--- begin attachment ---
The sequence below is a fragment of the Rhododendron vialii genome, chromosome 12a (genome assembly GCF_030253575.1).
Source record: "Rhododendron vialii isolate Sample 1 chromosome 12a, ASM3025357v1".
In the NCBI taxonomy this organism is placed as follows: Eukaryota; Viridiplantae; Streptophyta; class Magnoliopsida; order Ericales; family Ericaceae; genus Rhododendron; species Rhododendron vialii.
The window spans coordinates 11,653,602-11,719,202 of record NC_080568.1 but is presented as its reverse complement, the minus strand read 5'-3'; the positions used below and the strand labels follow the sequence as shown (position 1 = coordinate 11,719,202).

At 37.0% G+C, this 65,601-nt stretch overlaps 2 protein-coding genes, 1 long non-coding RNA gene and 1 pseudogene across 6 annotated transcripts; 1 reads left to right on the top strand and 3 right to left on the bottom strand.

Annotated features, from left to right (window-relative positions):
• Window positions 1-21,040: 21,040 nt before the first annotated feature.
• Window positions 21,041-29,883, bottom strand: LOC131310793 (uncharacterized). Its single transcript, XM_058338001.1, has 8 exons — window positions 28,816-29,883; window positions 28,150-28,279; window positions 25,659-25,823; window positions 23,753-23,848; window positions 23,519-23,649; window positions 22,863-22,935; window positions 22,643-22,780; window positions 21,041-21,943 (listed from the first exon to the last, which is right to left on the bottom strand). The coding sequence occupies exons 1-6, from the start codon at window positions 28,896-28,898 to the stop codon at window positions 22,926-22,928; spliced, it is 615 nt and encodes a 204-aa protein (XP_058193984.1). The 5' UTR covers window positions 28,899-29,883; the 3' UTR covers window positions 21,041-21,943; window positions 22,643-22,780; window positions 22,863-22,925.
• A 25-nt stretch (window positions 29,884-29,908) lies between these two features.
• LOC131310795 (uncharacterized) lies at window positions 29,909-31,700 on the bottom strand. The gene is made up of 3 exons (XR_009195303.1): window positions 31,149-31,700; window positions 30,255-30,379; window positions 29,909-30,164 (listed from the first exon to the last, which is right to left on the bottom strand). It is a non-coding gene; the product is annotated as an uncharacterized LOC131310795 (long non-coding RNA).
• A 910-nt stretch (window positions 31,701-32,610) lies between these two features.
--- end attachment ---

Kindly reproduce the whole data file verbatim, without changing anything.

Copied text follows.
The sequence below is a fragment of the Rhododendron vialii genome, chromosome 12a (genome assembly GCF_030253575.1).
Source record: "Rhododendron vialii isolate Sample 1 chromosome 12a, ASM3025357v1".
In the NCBI taxonomy this organism is placed as follows: Eukaryota; Viridiplantae; Streptophyta; class Magnoliopsida; order Ericales; family Ericaceae; genus Rhododendron; species Rhododendron vialii.
The window spans coordinates 11,653,602-11,719,202 of record NC_080568.1 but is presented as its reverse complement, the minus strand read 5'-3'; the positions used below and the strand labels follow the sequence as shown (position 1 = coordinate 11,719,202).

At 37.0% G+C, this 65,601-nt stretch overlaps 2 protein-coding genes, 1 long non-coding RNA gene and 1 pseudogene across 6 annotated transcripts; 1 reads left to right on the top strand and 3 right to left on the bottom strand.

Annotated features, from left to right (window-relative positions):
• Window positions 1-21,040: 21,040 nt before the first annotated feature.
• Window positions 21,041-29,883, bottom strand: LOC131310793 (uncharacterized). Its single transcript, XM_058338001.1, has 8 exons — window positions 28,816-29,883; window positions 28,150-28,279; window positions 25,659-25,823; window positions 23,753-23,848; window positions 23,519-23,649; window positions 22,863-22,935; window positions 22,643-22,780; window positions 21,041-21,943 (listed from the first exon to the last, which is right to left on the bottom strand). The coding sequence occupies exons 1-6, from the start codon at window positions 28,896-28,898 to the stop codon at window positions 22,926-22,928; spliced, it is 615 nt and encodes a 204-aa protein (XP_058193984.1). The 5' UTR covers window positions 28,899-29,883; the 3' UTR covers window positions 21,041-21,943; window positions 22,643-22,780; window positions 22,863-22,925.
• A 25-nt stretch (window positions 29,884-29,908) lies between these two features.
• LOC131310795 (uncharacterized) lies at window positions 29,909-31,700 on the bottom strand. The gene is made up of 3 exons (XR_009195303.1): window positions 31,149-31,700; window positions 30,255-30,379; window positions 29,909-30,164 (listed from the first exon to the last, which is right to left on the bottom strand). It is a non-coding gene; the product is annotated as an uncharacterized LOC131310795 (long non-coding RNA).
• A 910-nt stretch (window positions 31,701-32,610) lies between these two features.